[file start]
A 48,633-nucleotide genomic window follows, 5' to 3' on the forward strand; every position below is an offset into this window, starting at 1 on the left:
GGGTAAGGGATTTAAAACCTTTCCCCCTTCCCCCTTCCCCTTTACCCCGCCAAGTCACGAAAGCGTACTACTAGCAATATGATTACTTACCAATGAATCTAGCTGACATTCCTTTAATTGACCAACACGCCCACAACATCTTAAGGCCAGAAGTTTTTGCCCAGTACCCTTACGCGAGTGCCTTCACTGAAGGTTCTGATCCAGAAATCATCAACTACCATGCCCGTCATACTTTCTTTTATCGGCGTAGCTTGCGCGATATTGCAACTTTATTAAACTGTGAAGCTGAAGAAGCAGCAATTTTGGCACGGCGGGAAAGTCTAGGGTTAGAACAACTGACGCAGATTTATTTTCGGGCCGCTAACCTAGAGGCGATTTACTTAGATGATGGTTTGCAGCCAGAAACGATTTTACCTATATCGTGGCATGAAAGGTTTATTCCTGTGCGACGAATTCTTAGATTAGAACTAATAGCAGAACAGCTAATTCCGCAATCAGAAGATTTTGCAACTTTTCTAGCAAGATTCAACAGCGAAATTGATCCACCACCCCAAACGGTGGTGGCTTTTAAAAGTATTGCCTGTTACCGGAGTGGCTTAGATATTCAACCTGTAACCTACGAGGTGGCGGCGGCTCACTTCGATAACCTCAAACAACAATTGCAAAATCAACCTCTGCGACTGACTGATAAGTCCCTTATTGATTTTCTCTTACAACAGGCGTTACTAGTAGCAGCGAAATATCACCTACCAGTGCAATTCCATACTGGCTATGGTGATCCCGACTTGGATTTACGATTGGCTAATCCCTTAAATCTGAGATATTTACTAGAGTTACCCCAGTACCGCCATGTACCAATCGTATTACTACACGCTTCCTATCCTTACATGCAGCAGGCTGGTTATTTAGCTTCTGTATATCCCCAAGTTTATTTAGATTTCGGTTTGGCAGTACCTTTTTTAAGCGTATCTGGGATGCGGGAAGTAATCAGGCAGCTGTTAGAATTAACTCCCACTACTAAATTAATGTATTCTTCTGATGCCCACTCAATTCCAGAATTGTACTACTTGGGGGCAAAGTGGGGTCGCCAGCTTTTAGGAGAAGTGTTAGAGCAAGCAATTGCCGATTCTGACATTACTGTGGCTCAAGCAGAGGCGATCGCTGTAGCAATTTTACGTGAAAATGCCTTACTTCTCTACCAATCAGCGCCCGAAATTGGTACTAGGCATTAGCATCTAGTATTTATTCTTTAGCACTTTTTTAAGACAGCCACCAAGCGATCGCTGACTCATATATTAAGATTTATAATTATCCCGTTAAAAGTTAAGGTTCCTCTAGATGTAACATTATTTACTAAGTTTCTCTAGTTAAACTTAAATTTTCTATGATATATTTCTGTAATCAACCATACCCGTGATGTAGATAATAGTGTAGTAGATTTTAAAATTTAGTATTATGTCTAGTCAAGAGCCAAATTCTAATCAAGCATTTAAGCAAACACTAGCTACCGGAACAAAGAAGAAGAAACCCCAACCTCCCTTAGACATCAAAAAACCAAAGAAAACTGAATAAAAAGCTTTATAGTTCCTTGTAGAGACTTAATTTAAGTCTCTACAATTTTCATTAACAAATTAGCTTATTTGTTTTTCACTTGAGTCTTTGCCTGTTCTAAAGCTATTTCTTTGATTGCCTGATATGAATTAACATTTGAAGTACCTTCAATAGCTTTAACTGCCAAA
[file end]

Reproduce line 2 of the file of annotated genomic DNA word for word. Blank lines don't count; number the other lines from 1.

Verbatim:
GGGTAAGGGATTTAAAACCTTTCCCCCTTCCCCCTTCCCCTTTACCCCGCCAAGTCACGAAAGCGTACTACTAGCAATATGATTACTTACCAATGAATCTAGCTGACATTCCTTTAATTGACCAACACGCCCACAACATCTTAAGGCCAGAAGTTTTTGCCCAGTACCCTTACGCGAGTGCCTTCACTGAAGGTTCTGATCCAGAAATCATCAACTACCATGCCCGTCATACTTTCTTTTATCGGCGTAGCTTGCGCGATATTGCAACTTTATTAAACTGTGAAGCTGAAGAAGCAGCAATTTTGGCACGGCGGGAAAGTCTAGGGTTAGAACAACTGACGCAGATTTATTTTCGGGCCGCTAACCTAGAGGCGATTTACTTAGATGATGGTTTGCAGCCAGAAACGATTTTACCTATATCGTGGCATGAAAGGTTTATTCCTGTGCGACGAATTCTTAGATTAGAACTAATAGCAGAACAGCTAATTCCGCAATCAGAAGATTTTGCAACTTTTCTAGCAAGATTCAACAGCGAAATTGATCCACCACCCCAAACGGTGGTGGCTTTTAAAAGTATTGCCTGTTACCGGAGTGGCTTAGATATTCAACCTGTAACCTACGAGGTGGCGGCGGCTCACTTCGATAACCTCAAACAACAATTGCAAAATCAACCTCTGCGACTGACTGATAAGTCCCTTATTGATTTTCTCTTACAACAGGCGTTACTAGTAGCAGCGAAATATCACCTACCAGTGCAATTCCATACTGGCTATGGTGATCCCGACTTGGATTTACGATTGGCTAATCCCTTAAATCTGAGATATTTACTAGAGTTACCCCAGTACCGCCATGTACCAATCGTATTACTACACGCTTCCTATCCTTACATGCAGCAGGCTGGTTATTTAGCTTCTGTATATCCCCAAGTTTATTTAGATTTCGGTTTGGCAGTACCTTTTTTAAGCGTATCTGGGATGCGGGAAGTAATCAGGCAGCTGTTAGAATTAACTCCCACTACTAAATTAATGTATTCTTCTGATGCCCACTCAATTCCAGAATTGTACTACTTGGGGGCAAAGTGGGGTCGCCAGCTTTTAGGAGAAGTGTTAGAGCAAGCAATTGCCGATTCTGACATTACTGTGGCTCAAGCAGAGGCGATCGCTGTAGCAATTTTACGTGAAAATGCCTTACTTCTCTACCAATCAGCGCCCGAAATTGGTACTAGGCATTAGCATCTAGTATTTATTCTTTAGCACTTTTTTAAGACAGCCACCAAGCGATCGCTGACTCATATATTAAGATTTATAATTATCCCGTTAAAAGTTAAGGTTCCTCTAGATGTAACATTATTTACTAAGTTTCTCTAGTTAAACTTAAATTTTCTATGATATATTTCTGTAATCAACCATACCCGTGATGTAGATAATAGTGTAGTAGATTTTAAAATTTAGTATTATGTCTAGTCAAGAGCCAAATTCTAATCAAGCATTTAAGCAAACACTAGCTACCGGAACAAAGAAGAAGAAACCCCAACCTCCCTTAGACATCAAAAAACCAAAGAAAACTGAATAAAAAGCTTTATAGTTCCTTGTAGAGACTTAATTTAAGTCTCTACAATTTTCATTAACAAATTAGCTTATTTGTTTTTCACTTGAGTCTTTGCCTGTTCTAAAGCTATTTCTTTGATTGCCTGATATGAATTAACATTTGAAGTACCTTCAATAGCTTTAACTGCCAAA